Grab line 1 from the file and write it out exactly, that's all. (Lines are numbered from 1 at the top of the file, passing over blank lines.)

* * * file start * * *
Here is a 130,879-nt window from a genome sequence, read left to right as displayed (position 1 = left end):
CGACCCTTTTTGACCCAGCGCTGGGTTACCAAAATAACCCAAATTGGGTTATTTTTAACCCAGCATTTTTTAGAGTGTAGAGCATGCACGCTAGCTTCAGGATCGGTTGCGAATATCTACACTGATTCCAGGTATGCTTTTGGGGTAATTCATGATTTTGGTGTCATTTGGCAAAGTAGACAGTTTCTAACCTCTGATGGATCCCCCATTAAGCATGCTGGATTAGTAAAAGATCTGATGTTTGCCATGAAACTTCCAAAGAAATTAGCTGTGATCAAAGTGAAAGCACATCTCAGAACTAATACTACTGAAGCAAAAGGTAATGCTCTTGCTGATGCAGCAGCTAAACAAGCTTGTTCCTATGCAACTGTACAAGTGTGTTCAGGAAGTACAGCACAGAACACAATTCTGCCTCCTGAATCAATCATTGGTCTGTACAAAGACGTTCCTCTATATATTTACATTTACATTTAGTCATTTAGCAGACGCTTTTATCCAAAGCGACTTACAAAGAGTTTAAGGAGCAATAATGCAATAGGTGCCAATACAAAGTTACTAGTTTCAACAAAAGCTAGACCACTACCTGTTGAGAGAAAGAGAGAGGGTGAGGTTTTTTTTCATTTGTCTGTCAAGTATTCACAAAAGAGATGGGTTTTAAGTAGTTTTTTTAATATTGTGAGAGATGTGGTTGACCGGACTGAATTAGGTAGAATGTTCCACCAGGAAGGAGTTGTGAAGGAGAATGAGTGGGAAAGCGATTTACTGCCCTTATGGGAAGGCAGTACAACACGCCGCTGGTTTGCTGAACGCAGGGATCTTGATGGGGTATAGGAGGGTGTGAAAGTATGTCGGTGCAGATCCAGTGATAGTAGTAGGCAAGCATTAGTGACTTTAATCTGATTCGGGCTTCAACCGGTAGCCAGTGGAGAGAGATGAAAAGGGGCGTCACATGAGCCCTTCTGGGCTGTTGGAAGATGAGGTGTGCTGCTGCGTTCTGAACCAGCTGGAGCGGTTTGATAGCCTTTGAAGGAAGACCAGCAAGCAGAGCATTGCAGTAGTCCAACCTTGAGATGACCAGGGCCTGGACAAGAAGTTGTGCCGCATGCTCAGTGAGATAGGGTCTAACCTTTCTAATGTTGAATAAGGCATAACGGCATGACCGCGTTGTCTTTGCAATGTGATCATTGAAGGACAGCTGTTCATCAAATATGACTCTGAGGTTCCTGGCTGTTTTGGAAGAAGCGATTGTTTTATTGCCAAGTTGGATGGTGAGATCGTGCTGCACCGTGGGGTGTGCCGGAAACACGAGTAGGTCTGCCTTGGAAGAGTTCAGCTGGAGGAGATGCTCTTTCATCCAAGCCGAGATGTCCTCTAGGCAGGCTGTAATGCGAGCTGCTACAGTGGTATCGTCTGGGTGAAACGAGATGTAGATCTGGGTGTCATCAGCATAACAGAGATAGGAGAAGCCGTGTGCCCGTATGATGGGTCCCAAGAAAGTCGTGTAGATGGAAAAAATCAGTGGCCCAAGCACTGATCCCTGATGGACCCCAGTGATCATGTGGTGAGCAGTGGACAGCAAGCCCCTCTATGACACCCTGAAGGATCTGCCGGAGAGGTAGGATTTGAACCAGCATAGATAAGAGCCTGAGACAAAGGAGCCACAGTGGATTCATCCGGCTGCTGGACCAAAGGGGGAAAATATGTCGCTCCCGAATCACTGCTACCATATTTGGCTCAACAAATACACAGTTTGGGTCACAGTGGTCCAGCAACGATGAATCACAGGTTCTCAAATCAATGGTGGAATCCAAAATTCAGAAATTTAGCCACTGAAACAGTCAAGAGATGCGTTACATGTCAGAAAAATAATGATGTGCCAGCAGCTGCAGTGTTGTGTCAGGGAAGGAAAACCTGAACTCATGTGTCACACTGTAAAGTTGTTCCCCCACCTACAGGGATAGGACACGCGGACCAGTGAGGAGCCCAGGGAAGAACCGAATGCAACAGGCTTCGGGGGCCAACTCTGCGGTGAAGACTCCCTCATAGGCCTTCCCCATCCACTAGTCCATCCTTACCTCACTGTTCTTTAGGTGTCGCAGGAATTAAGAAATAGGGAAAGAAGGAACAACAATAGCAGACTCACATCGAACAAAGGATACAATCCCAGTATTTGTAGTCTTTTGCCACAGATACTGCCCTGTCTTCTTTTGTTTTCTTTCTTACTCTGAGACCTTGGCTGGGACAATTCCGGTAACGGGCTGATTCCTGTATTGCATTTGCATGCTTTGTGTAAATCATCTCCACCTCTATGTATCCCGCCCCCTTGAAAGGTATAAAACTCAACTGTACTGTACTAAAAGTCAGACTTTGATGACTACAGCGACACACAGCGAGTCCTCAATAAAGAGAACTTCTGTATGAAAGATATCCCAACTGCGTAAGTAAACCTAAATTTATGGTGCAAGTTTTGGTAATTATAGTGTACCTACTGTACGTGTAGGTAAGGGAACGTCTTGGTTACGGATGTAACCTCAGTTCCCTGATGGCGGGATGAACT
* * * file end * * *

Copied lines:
Here is a 130,879-nt window from a genome sequence, read left to right as displayed (position 1 = left end):